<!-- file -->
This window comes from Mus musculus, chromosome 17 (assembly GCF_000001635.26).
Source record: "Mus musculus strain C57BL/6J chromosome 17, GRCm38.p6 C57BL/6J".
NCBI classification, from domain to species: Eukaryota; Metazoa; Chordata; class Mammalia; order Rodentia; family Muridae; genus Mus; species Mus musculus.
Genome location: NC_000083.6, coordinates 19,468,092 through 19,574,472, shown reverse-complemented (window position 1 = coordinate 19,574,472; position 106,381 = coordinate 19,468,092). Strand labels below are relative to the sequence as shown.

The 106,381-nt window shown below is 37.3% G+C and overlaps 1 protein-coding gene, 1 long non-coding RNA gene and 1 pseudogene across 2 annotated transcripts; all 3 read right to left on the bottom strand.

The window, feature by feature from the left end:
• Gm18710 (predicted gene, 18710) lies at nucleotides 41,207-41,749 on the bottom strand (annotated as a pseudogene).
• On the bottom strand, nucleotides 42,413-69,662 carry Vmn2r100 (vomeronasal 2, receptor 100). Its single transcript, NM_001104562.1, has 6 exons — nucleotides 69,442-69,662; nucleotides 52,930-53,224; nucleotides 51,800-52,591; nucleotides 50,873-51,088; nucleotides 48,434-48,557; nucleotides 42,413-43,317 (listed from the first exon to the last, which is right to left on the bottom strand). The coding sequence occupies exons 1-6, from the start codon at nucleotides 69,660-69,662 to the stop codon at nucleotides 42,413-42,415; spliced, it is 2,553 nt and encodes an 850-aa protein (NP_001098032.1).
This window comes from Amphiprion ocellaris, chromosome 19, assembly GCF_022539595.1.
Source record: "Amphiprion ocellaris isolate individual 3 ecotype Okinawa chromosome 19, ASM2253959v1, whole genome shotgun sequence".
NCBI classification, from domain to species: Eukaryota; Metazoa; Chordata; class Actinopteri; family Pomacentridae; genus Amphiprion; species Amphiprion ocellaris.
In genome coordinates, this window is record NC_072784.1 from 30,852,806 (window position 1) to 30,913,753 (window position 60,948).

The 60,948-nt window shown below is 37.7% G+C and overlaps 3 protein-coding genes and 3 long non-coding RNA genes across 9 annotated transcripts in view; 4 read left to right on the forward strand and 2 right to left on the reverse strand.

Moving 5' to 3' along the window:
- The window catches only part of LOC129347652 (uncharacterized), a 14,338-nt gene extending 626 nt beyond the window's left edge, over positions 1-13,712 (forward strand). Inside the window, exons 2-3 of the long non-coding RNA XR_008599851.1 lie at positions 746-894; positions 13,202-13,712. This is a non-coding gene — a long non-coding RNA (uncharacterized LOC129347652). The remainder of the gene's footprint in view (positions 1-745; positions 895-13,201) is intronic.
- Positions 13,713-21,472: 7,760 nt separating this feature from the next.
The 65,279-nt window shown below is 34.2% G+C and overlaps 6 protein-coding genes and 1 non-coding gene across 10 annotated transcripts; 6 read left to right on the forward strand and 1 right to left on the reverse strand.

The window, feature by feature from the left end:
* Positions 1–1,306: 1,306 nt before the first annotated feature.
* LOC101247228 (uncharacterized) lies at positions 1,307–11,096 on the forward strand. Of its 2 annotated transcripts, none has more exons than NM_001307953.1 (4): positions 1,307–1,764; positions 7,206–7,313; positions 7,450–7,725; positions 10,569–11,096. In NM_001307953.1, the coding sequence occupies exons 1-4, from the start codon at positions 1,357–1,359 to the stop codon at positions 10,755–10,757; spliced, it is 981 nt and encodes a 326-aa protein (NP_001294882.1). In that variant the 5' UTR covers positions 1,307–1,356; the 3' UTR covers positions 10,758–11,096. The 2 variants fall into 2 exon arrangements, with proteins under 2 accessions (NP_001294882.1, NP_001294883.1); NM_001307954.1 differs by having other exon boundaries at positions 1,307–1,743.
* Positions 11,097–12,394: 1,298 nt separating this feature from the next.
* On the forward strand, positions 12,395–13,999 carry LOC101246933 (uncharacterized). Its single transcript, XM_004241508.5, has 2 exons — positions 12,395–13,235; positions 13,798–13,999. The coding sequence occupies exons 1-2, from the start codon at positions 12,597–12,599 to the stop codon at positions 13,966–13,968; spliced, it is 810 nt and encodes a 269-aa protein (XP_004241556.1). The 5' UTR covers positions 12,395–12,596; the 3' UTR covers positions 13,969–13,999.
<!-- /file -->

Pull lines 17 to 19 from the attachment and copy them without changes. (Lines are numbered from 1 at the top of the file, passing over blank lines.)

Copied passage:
The 65,279-nt window shown below is 34.2% G+C and overlaps 6 protein-coding genes and 1 non-coding gene across 10 annotated transcripts; 6 read left to right on the forward strand and 1 right to left on the reverse strand.

The window, feature by feature from the left end:
* Positions 1–1,306: 1,306 nt before the first annotated feature.